D&D General Do you have any table rules regarding die rolls?


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el-remmen

Moderator Emeritus
I feel like cocked dice is only an actual thing that happens when you’re rolling on uneven surfaces like carpet. The die wants to land flat, that’s what designed to do. If dunno, I’m just always leery of re-rolls due to “cocked” dice when we’re playing on a wood table and everyone has these fancy dice trays.

Not in my experience; dice got cocked against pencils and pens, within the spines of books, on a napkin by the chips, etc. . . No one in my current F2F group uses a dice tray. Me and one other person use dice towers, but his is made out of his son's LEGO and spills the die out onto the table anyway.
 

Cordwainer Fish

Imp. Int. Scout Svc. (Dishon. Ret.)
In my high-school-to-college group, if one of your dice was cocked you had to reroll them both. (We very nearly only played 2d6 games.)
 


aco175

Legend
The biggest problem was when players would roll and the dice would land all over the minis and such. Bought my father a dice tray and he still manages to get 25% of the dice the jump out and scatter, but mostly on his papers. My son and I can share a silent laugh after the third or fourth time.

Used to have more problems with players fudging rolls when we were teens, but today we all trust each other. I try to let the players roll as many dice as they can. Some is to speed up combat like having them roll damage against themselves. If I use lots of bad guys, I even have them roll against another PC to hit, but generally I do that part.
 

Everyone rolls in the open and leaves their dice untouched.

No one rolls another for another person, except with expressed permission.

No botting other people's characters. If you miss a session or you're late and we start without you, then something bad happens. Usually you're pimped out as a sex slave and everyone rolls 3d6 and gains that many gold pieces, while the missing PC is off getting Cure Disease cast on them (hence missing the session). Also, we make fun of you.

If you're on a hot streak I will "up the ante." Something like, "roll another nat '20' and you'll kill the Giant instantly, all remaining monsters will run in terror." If you fail, I express my disappointment.

As a DM, I play "no gotchas", and will ask a player if they're sure they want to do that. Something I know from years of gaming is if it seems the players missed something, they probably have. It doesn't hurt to get clarification.
 

Maxperson

Morkus from Orkus
1. All rolls have to be in front of the group.
2. You have to be consistent. Meaning that if you tell us that roll on a particular book, there's no deciding to take the natural 20 that time it rolls off the book. You can change your particular taboo, but you need to tell the group before game play begins.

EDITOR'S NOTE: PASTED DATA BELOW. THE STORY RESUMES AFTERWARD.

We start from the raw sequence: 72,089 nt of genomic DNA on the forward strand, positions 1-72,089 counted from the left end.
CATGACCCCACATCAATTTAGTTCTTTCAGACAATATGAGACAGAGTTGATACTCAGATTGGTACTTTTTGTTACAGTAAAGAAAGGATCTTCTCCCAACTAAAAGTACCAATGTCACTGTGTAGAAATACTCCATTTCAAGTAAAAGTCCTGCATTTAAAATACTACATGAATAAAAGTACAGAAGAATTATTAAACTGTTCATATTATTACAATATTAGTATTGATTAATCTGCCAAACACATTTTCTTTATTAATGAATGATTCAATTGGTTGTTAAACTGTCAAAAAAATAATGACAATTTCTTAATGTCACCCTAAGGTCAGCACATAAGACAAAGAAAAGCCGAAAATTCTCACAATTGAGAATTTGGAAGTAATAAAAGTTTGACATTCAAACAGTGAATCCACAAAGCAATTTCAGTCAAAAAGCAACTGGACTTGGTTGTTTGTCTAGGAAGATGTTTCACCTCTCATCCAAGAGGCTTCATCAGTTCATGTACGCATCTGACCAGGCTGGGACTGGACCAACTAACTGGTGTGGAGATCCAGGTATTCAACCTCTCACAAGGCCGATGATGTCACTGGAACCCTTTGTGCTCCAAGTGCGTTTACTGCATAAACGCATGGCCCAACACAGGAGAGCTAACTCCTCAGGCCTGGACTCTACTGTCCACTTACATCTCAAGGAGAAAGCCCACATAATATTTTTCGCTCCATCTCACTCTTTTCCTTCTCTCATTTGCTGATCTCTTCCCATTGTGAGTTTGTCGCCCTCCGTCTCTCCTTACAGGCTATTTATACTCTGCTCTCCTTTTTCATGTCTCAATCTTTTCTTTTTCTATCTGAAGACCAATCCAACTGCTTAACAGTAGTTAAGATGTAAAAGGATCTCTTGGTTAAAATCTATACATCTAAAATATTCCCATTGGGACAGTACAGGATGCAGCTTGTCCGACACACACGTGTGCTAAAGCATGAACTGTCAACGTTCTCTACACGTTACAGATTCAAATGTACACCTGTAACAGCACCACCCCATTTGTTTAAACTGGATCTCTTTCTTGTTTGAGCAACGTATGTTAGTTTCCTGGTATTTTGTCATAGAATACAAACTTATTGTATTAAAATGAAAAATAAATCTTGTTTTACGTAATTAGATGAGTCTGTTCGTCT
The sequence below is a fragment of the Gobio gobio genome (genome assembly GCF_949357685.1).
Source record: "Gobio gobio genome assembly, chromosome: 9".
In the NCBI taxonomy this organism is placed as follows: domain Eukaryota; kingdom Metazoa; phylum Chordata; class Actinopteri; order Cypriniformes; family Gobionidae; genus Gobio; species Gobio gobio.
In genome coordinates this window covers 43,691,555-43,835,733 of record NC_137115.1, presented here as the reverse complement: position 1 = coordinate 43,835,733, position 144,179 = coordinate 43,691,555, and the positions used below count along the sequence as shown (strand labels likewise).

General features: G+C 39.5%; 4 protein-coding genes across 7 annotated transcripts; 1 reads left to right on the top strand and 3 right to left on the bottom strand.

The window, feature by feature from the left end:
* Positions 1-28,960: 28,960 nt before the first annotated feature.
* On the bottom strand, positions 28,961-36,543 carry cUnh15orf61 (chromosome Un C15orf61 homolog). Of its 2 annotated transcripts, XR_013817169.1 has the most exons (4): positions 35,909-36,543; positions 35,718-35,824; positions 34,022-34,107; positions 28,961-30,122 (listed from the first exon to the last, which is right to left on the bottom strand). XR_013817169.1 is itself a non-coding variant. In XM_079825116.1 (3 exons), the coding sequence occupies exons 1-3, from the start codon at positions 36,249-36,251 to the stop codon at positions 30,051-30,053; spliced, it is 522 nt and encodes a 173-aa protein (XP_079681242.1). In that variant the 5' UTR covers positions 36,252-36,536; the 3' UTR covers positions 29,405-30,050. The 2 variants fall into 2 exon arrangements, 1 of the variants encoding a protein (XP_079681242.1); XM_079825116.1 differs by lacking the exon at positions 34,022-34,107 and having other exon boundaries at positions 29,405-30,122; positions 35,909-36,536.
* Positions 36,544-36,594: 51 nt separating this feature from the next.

CleverNickName

Limit Break Dancing
Dice etiquette at my table:
  • All rolls are witnessed, even my own.
  • Cocked dice are always rerolled
  • Dice that don't land on the table are rerolled.
  • "Rolling completes the action." Once the die is rolled it's too late for the Help action, the Guidance cantrip, etc. Ask for help before rolling, not after.
  • We always roll hit points, even at 1st level (but we reroll 1s when rolling hp)
 
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Charlaquin

Goblin Queen (She/Her/Hers)
Cocked dice, in my experience, are WAY more common in dice trays than the open table, particularly when there are multiple dice. They really can jam each other up against the sides. This is more common with d20s than probably any other die because of the relative smallness of the sides. I very rarely had issues, personally, in my GMing space at the table before I started using a dice tray. It's still not common, but it is considerably more frequent.

They also come up in situations with crowded gaming tables. Books, sodas, notebooks, etc. Again, not hugely common, but I see enough of it in those circumstances that I have no reason to question it when the problem comes up.
Yeah, if it’s like stuck in a crevice or propped up against some kind of obstruction or whatever, for sure,
 

MNblockhead

A Title Much Cooler Than Anything on the Old Site
I try to arrange my gaming group and environment so I don't need many rules. The only that come to mind for the campaigns I run:

1. Everyone rolls in the open. Even the DM.
2. No extra small or highly stylized dice that are hard for other players to read.
3. On the floor is not in the open. Pick it up and roll again.

In terms for setup, to avoid many of the problems other talk about:

For in-person games I have a used conference table I bought from an ad on Craigslist, from a company that was closing an office. I don't worry about coasters, dice trays, heavy metal dice, etc.